How does Plath present the theme
of water in her poetry?
"Miles long extend the radial sheaves of your spread hair" - 'Full Fathom Five', Plath (8)
"It is her mighty majesty the sea" - 'The River in March', Hughes (55)
Both writers recognise the immense power and vastness of
the sea. Plath personifies the sea in the form of her father,
and in Hughes' poem, the sea manifests itself as a queen.
"Sun struck the water like damnation. No pit of shadow to fall into" -
'Suicide off Egg Rock', Plath (10)
"She huddles in holes and corners. The brassy sun gives her a headache"
- 'The River in March', Hughes (55)
The imagery in both poems gives the impression the the bodies
of water are weak and vulnerable in both poems, we see a conflict
between the sun and the sea, which could be a metaphor for the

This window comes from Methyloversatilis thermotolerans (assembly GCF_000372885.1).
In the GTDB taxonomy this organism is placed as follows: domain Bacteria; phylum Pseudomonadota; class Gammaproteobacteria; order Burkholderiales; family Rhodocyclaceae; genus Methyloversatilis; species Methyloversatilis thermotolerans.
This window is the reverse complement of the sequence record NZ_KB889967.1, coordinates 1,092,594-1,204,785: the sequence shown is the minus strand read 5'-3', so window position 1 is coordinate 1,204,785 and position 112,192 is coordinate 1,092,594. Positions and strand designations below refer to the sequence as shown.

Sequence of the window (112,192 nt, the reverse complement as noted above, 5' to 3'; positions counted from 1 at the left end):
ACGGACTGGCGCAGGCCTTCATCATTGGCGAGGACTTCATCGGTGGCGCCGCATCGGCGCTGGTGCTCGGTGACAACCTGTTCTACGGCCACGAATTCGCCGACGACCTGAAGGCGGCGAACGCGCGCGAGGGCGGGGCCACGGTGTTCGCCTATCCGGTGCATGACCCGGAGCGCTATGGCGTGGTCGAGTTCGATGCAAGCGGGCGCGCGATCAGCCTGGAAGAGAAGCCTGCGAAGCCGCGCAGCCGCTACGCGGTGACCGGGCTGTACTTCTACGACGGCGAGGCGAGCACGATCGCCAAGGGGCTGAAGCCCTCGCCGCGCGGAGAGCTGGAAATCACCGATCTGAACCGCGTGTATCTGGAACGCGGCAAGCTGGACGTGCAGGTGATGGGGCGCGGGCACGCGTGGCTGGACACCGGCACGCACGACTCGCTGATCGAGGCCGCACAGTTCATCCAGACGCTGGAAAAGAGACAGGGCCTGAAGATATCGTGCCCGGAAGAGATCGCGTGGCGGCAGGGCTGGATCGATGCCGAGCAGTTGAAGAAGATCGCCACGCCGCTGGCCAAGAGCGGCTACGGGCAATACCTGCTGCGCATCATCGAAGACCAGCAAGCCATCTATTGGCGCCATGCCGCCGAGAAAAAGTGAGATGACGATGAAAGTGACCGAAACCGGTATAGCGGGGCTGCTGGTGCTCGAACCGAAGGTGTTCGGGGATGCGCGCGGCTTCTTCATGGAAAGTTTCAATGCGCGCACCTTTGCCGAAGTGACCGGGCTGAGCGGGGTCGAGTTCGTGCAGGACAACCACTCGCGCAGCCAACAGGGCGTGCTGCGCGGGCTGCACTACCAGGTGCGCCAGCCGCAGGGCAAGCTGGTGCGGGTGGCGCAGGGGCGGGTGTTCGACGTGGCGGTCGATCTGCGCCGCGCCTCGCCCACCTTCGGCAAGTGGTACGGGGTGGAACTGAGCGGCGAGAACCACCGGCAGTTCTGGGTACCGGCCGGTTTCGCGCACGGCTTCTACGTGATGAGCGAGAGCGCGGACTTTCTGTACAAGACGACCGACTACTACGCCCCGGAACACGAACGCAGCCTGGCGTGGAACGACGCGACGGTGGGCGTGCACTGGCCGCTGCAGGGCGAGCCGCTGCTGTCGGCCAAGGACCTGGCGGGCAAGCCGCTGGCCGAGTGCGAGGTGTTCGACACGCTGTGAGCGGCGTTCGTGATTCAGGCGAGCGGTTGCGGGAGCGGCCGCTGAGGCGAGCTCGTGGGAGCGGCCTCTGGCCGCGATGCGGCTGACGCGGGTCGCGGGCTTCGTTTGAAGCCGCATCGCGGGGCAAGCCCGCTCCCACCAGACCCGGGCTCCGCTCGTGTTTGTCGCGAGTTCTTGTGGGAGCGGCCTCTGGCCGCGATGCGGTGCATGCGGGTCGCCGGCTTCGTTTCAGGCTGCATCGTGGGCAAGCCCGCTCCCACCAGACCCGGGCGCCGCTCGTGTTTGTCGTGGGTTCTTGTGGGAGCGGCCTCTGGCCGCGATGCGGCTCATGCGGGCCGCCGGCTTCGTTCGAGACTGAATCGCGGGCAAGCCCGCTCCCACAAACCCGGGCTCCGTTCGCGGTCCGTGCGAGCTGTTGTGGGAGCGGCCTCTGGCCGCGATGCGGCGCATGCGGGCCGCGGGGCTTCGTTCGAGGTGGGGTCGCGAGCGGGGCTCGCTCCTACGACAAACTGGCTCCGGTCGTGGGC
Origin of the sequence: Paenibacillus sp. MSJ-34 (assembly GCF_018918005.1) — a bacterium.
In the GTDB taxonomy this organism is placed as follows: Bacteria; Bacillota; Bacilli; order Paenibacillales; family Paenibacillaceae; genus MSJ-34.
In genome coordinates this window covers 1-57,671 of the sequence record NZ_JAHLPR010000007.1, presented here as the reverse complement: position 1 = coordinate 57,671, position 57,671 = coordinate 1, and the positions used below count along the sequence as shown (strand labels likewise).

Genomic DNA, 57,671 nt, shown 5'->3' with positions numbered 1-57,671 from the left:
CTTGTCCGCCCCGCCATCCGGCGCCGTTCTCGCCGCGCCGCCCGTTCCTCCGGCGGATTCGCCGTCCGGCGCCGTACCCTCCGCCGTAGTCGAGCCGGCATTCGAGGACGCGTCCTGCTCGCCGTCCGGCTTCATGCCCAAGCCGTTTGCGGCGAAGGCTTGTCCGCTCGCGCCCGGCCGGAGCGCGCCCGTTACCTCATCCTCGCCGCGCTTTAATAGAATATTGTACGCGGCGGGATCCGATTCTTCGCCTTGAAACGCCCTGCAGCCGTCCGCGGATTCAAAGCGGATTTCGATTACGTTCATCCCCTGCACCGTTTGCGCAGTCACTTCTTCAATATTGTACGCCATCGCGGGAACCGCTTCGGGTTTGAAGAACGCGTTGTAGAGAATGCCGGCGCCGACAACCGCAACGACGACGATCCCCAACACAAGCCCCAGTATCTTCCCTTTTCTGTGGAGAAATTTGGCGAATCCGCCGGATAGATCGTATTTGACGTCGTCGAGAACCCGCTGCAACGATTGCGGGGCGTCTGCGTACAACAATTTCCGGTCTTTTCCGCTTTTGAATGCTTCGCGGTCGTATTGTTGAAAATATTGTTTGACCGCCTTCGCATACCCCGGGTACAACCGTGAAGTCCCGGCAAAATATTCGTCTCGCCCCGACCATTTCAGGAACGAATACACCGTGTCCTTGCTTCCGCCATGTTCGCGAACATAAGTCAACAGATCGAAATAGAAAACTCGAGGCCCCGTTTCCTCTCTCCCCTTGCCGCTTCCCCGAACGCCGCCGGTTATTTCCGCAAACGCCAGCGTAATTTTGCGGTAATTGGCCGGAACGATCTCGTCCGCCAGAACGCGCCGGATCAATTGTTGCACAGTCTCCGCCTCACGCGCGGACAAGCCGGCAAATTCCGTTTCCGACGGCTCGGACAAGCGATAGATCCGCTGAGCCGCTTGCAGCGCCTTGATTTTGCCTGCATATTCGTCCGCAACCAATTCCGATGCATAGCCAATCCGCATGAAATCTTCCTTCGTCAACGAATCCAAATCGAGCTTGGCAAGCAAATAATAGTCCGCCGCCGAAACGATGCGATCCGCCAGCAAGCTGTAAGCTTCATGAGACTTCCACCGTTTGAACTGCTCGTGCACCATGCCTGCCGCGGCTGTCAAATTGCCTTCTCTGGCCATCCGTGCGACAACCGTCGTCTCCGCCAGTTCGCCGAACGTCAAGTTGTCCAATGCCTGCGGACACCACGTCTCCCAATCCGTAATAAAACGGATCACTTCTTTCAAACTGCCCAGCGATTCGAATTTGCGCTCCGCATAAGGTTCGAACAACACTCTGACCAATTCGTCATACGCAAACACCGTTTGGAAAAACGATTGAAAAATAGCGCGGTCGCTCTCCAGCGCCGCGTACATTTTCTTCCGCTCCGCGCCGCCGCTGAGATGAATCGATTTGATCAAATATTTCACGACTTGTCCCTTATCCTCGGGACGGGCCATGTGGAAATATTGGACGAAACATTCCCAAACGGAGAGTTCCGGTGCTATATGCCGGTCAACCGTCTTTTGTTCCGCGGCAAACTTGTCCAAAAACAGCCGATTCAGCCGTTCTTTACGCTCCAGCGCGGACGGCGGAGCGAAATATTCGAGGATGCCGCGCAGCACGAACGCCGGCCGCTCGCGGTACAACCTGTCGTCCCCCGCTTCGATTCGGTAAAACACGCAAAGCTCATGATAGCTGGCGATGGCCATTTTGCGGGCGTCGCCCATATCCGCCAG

conflict within Plath and Hughes' relationship. In support of this, the
water is represented as a woman in both poems.
"All obscurity starts with a danger: and your dangers are many" -
'Full Fathom Five', Plath (8)
"But the wind smartened against us, and the tide turned, roughening, dragged seaward" -
'Flounders', Hughes (125)
Both poets are describing the mysterious and often unpredictably violent nature
of the sea. Some analysts have suggested that Plath and Hughes use this
imagery to represent the nature of their relationship; mysterious and often stormy.
Other poems to use:
Finisterre (Plath, 29), Crossing
the Water (Plath, 38), Low
Water (Hughes, 85)